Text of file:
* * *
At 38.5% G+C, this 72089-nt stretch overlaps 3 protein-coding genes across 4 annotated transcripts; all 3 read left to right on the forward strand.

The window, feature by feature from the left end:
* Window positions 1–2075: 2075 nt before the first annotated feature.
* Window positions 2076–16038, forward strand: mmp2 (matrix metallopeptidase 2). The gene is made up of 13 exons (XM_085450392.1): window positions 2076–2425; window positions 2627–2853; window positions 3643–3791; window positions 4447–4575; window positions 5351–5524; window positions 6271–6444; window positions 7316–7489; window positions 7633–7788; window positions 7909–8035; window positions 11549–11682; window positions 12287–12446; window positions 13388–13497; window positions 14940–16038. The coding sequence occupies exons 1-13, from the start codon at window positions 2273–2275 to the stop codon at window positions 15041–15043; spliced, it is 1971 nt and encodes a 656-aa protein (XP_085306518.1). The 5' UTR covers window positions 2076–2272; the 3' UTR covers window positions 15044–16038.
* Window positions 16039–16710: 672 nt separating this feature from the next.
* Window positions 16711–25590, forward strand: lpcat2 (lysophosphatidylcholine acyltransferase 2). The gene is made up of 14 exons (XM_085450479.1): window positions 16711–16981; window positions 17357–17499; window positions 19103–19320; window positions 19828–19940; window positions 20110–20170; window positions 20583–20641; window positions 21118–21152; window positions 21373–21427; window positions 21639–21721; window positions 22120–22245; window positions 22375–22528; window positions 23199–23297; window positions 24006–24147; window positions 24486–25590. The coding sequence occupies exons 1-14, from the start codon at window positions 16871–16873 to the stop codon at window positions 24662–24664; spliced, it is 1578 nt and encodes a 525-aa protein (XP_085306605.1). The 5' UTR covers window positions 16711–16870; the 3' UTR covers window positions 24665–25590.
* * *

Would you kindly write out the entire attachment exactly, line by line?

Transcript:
At 38.5% G+C, this 72089-nt stretch overlaps 3 protein-coding genes across 4 annotated transcripts; all 3 read left to right on the forward strand.

The window, feature by feature from the left end:
* Window positions 1–2075: 2075 nt before the first annotated feature.
* Window positions 2076–16038, forward strand: mmp2 (matrix metallopeptidase 2). The gene is made up of 13 exons (XM_085450392.1): window positions 2076–2425; window positions 2627–2853; window positions 3643–3791; window positions 4447–4575; window positions 5351–5524; window positions 6271–6444; window positions 7316–7489; window positions 7633–7788; window positions 7909–8035; window positions 11549–11682; window positions 12287–12446; window positions 13388–13497; window positions 14940–16038. The coding sequence occupies exons 1-13, from the start codon at window positions 2273–2275 to the stop codon at window positions 15041–15043; spliced, it is 1971 nt and encodes a 656-aa protein (XP_085306518.1). The 5' UTR covers window positions 2076–2272; the 3' UTR covers window positions 15044–16038.
* Window positions 16039–16710: 672 nt separating this feature from the next.
* Window positions 16711–25590, forward strand: lpcat2 (lysophosphatidylcholine acyltransferase 2). The gene is made up of 14 exons (XM_085450479.1): window positions 16711–16981; window positions 17357–17499; window positions 19103–19320; window positions 19828–19940; window positions 20110–20170; window positions 20583–20641; window positions 21118–21152; window positions 21373–21427; window positions 21639–21721; window positions 22120–22245; window positions 22375–22528; window positions 23199–23297; window positions 24006–24147; window positions 24486–25590. The coding sequence occupies exons 1-14, from the start codon at window positions 16871–16873 to the stop codon at window positions 24662–24664; spliced, it is 1578 nt and encodes a 525-aa protein (XP_085306605.1). The 5' UTR covers window positions 16711–16870; the 3' UTR covers window positions 24665–25590.